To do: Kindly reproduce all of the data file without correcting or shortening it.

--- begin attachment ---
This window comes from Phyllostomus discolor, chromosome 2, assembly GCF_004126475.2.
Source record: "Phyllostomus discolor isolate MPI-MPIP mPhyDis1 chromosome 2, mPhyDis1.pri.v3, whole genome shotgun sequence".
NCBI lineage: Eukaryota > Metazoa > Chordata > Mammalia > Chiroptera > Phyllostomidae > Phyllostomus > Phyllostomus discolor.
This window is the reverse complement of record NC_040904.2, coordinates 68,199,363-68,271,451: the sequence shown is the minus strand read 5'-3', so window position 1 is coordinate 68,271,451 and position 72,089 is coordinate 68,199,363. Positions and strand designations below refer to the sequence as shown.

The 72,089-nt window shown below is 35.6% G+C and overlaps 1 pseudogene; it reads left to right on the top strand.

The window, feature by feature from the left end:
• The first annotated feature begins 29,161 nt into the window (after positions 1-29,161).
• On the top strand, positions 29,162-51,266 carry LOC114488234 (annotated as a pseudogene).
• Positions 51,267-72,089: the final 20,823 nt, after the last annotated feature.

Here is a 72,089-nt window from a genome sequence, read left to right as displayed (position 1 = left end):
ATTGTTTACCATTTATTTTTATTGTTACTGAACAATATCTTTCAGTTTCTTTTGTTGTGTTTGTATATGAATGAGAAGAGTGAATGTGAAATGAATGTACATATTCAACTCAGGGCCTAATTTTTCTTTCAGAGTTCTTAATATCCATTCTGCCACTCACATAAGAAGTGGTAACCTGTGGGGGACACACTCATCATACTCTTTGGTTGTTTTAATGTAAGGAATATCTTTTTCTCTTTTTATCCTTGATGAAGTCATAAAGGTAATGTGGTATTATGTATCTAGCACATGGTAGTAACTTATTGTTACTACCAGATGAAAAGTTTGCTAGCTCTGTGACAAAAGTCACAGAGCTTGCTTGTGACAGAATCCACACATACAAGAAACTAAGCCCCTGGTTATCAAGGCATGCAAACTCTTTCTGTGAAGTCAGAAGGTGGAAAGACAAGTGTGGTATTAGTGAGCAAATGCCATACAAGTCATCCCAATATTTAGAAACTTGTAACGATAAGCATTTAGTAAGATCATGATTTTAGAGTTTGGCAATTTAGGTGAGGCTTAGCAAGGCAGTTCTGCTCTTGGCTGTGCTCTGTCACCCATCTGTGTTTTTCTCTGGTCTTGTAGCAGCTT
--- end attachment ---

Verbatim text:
This window comes from Phyllostomus discolor, chromosome 2, assembly GCF_004126475.2.
Source record: "Phyllostomus discolor isolate MPI-MPIP mPhyDis1 chromosome 2, mPhyDis1.pri.v3, whole genome shotgun sequence".
NCBI lineage: Eukaryota > Metazoa > Chordata > Mammalia > Chiroptera > Phyllostomidae > Phyllostomus > Phyllostomus discolor.
This window is the reverse complement of record NC_040904.2, coordinates 68,199,363-68,271,451: the sequence shown is the minus strand read 5'-3', so window position 1 is coordinate 68,271,451 and position 72,089 is coordinate 68,199,363. Positions and strand designations below refer to the sequence as shown.

The 72,089-nt window shown below is 35.6% G+C and overlaps 1 pseudogene; it reads left to right on the top strand.

The window, feature by feature from the left end:
• The first annotated feature begins 29,161 nt into the window (after positions 1-29,161).
• On the top strand, positions 29,162-51,266 carry LOC114488234 (annotated as a pseudogene).
• Positions 51,267-72,089: the final 20,823 nt, after the last annotated feature.

Here is a 72,089-nt window from a genome sequence, read left to right as displayed (position 1 = left end):
ATTGTTTACCATTTATTTTTATTGTTACTGAACAATATCTTTCAGTTTCTTTTGTTGTGTTTGTATATGAATGAGAAGAGTGAATGTGAAATGAATGTACATATTCAACTCAGGGCCTAATTTTTCTTTCAGAGTTCTTAATATCCATTCTGCCACTCACATAAGAAGTGGTAACCTGTGGGGGACACACTCATCATACTCTTTGGTTGTTTTAATGTAAGGAATATCTTTTTCTCTTTTTATCCTTGATGAAGTCATAAAGGTAATGTGGTATTATGTATCTAGCACATGGTAGTAACTTATTGTTACTACCAGATGAAAAGTTTGCTAGCTCTGTGACAAAAGTCACAGAGCTTGCTTGTGACAGAATCCACACATACAAGAAACTAAGCCCCTGGTTATCAAGGCATGCAAACTCTTTCTGTGAAGTCAGAAGGTGGAAAGACAAGTGTGGTATTAGTGAGCAAATGCCATACAAGTCATCCCAATATTTAGAAACTTGTAACGATAAGCATTTAGTAAGATCATGATTTTAGAGTTTGGCAATTTAGGTGAGGCTTAGCAAGGCAGTTCTGCTCTTGGCTGTGCTCTGTCACCCATCTGTGTTTTTCTCTGGTCTTGTAGCAGCTT